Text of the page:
Brave new worlds

DANGEROUS PILGRIMAGES: transatlantic mythologies and the novel Malcolm Bradbury Secker & Warburg £25
In 1955, the young Malcolm Bradbury crossed the Atlantic on board the Queen Mary to take up a post at the University of Indiana. Within a few years he had begun his transatlantic novel Stepping Westward (1965). He had also begun planning this critical work, Dangerous Pilgrimages, whose freshness and excitement belie the 30-plus years of its gestation.

Literary relations between the United States and Europe form a long and tangled story, which Bradbury tells chronologically. The book is built round what are effectively essays on individual writers, interspersed with passages of general reflection and of more condensed information. This makes it easy to read in chunks, as well as to refer back to.

Bradbury opens with Chateaubriand and James Fenimore Cooper. The former visited America for five months in 1791: Bradbury demonstrates how in Atala (1801) he was able to project onto the decline of the indigenous nations a European Romantic melancholy which assured the book's rapid success. He quotes Cooper apologising for America's lack of the history, manners and society on which fiction depended, but goes on to show that in his Leatherstocking novels Cooper invented the Western, the first specifically American literary form. For an influential American imagining of Europe, Bradbury turns to Washington Irving, about whom he writes at loving and persuasive length. Not only did Irving create the tourist England of Stratford, Westminster and bucolic picturesqueness: he also naturalised European folk-tale motifs into an American setting, perhaps most powerfully in Rip Van Winkle. Irving, the first American to be a professional writer, created a poetic Europe for America and suggested to Europeans that America had its own poetry. This double achievement places him at the head of a new tradition.

Dickens, Melville, Hawthorne and their contemporaries are interestingly discussed, but the next high point in this book is the treatment of Henry James. James's peculiarly elusive intelligence, the way in which his thinking impregnates his fiction without being stated, has always made him a difficult critical challenge, and Bradbury rises to it admirably. As when dealing with Mark Twain, he uses an adept blend of biography and social history to establish the worlds in which James moved both in America and in Europe, but interwoven with this is an account of the three major phases of James's career which is both enlightening and shrewd. One test of a book with this one's encyclopedic ambitions is whether it can handle detail properly: Bradbury's paragraph on The Portrait of a Lady (1881) blends a paraphrase of the novel's structure with quotation in a remarkably lucid fashion.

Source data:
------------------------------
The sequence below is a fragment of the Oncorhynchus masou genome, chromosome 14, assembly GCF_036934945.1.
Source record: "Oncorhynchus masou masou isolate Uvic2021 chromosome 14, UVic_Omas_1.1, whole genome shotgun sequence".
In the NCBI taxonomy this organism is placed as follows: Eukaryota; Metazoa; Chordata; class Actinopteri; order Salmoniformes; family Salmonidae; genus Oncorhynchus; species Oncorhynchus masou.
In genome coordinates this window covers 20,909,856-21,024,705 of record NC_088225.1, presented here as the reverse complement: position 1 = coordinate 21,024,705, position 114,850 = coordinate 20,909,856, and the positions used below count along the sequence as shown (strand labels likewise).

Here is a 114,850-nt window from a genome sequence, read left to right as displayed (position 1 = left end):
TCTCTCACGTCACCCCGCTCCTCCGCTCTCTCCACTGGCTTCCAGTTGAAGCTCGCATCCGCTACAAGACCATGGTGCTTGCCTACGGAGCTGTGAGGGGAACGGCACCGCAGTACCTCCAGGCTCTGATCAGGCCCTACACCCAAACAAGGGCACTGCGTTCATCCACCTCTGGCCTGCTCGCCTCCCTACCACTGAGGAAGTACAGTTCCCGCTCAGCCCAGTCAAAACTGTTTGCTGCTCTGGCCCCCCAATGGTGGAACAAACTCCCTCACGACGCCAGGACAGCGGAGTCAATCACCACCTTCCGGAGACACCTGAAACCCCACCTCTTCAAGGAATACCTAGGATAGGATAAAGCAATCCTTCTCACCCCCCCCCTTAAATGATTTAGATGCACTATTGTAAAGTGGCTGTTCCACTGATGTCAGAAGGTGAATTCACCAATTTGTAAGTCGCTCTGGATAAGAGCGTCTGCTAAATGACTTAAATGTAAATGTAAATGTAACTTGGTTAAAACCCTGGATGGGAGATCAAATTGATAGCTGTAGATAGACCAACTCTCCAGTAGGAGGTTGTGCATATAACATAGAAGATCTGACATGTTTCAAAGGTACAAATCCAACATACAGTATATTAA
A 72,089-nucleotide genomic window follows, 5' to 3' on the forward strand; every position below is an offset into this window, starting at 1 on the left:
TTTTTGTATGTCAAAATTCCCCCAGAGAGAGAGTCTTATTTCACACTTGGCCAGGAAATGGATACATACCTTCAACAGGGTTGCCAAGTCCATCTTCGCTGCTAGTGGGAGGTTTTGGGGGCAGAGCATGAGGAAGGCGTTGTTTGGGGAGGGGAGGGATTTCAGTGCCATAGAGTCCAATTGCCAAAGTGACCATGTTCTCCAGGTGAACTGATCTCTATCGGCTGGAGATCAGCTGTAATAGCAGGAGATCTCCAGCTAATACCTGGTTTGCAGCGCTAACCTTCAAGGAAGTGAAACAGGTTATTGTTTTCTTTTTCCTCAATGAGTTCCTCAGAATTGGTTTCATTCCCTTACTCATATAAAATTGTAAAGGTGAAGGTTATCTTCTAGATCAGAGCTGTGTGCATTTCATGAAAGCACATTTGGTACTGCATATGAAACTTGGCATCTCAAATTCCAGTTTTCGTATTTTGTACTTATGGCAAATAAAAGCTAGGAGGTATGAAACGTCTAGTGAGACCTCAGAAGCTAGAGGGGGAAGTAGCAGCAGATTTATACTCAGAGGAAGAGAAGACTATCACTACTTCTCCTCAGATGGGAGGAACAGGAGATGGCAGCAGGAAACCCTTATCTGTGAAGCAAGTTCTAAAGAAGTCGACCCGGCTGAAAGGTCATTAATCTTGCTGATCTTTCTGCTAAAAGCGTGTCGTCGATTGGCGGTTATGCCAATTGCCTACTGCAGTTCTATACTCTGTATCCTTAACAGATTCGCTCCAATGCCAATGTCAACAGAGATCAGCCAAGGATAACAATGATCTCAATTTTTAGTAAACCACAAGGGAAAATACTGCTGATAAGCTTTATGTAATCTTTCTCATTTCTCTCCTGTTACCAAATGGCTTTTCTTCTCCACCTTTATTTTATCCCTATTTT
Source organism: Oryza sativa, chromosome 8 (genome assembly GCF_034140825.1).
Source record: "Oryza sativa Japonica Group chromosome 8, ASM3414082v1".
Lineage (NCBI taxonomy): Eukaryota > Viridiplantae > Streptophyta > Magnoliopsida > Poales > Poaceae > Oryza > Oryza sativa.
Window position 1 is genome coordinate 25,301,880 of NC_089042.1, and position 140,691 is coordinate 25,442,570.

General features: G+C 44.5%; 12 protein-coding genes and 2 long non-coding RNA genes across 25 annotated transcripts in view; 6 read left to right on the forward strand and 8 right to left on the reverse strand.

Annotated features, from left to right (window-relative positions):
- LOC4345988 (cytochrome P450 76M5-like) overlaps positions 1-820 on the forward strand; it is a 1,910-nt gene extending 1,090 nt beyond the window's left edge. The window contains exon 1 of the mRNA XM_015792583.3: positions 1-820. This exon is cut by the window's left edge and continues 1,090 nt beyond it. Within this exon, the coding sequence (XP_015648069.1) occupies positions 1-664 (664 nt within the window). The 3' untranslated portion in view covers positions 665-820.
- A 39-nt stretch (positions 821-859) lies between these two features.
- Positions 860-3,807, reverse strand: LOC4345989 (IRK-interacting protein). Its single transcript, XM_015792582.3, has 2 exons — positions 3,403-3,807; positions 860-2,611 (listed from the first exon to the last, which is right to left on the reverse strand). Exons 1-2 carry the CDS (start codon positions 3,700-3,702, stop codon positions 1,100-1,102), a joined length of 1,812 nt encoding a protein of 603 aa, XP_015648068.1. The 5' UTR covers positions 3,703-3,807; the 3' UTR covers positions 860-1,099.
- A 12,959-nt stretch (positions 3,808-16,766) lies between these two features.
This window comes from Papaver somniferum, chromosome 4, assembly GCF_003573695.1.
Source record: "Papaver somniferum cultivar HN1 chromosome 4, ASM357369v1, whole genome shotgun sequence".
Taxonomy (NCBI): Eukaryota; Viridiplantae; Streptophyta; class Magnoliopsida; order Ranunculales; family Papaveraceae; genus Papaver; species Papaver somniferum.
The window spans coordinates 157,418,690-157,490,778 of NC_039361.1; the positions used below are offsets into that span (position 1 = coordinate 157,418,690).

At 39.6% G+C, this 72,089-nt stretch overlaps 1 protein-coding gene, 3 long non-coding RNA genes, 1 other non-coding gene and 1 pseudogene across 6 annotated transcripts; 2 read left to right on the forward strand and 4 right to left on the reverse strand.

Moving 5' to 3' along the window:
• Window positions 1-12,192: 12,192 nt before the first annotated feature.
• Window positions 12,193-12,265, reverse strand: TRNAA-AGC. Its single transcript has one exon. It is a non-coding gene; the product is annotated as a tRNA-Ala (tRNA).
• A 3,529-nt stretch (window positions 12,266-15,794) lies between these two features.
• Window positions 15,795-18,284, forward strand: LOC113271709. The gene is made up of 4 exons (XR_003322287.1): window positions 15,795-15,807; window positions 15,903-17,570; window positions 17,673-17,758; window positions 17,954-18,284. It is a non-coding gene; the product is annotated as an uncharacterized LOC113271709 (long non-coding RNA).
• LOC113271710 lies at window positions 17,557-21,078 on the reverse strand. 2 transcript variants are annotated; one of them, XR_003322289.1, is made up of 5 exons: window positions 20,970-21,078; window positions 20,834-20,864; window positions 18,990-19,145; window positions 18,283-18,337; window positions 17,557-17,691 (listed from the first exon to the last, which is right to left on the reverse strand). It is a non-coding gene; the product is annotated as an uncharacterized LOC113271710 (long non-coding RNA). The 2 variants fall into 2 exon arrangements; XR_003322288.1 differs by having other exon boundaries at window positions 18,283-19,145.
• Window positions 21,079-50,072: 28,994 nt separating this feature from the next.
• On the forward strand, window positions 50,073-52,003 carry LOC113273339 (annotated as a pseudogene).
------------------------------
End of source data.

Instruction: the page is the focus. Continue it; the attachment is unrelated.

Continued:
The most familiar phase of this story is, of course, that of Paris in the Twenties, the Paris of Hemingway and Scott Fitzgerald. Here, little new is said about the usual protagonists, but Bradbury gives us a very useful account of the central role played by Gertrude Stein. "Stein may have created some of the century's most obscure and some would say unreadable books", he says, but "in facilitating one of the great cultural transactions of the century, the transatlantic passage of the modern, she was, as she said, a power, a legend and, well, a genius." He also conveys how exciting Stein would have been to know.

Bradbury writes as a liberal humanist, which means that his grasp of avant-garde work is not always certain. Like his predecessor George Orwell, he takes Henry Miller far too seriously - few non-academics, I suspect, have ever read much more than the dirty bits. However, for the most part his stance makes his arguments accessible and usually sympathetic. I was sorry that in dealing with more recent work he did not say more about Philip Roth, and that he accepts Gore Vidal's own pretence of being an American writer in exile rather than a participant in the transatlantic relationship. Vidal's magnificent historical novels are meant to educate, not just the Republic, but us.

These are minor cavils. Bradbury has read a very great deal and describes it enticingly. His text would have benefited from editing to remove repetitions, but reads easily. His final suggestion - that moves towards European union reflect and perhaps repeat the emergence of the United States - takes too benign a view of our politics but is thought-provoking. The one real pity is that this book is confined to the novel, because there is another side to this story. An account which does not deal with Longfellow or T S Eliot is necessarily limited, and we could do with a companion volume dealing as thoroughly and engagingly with poetic relations.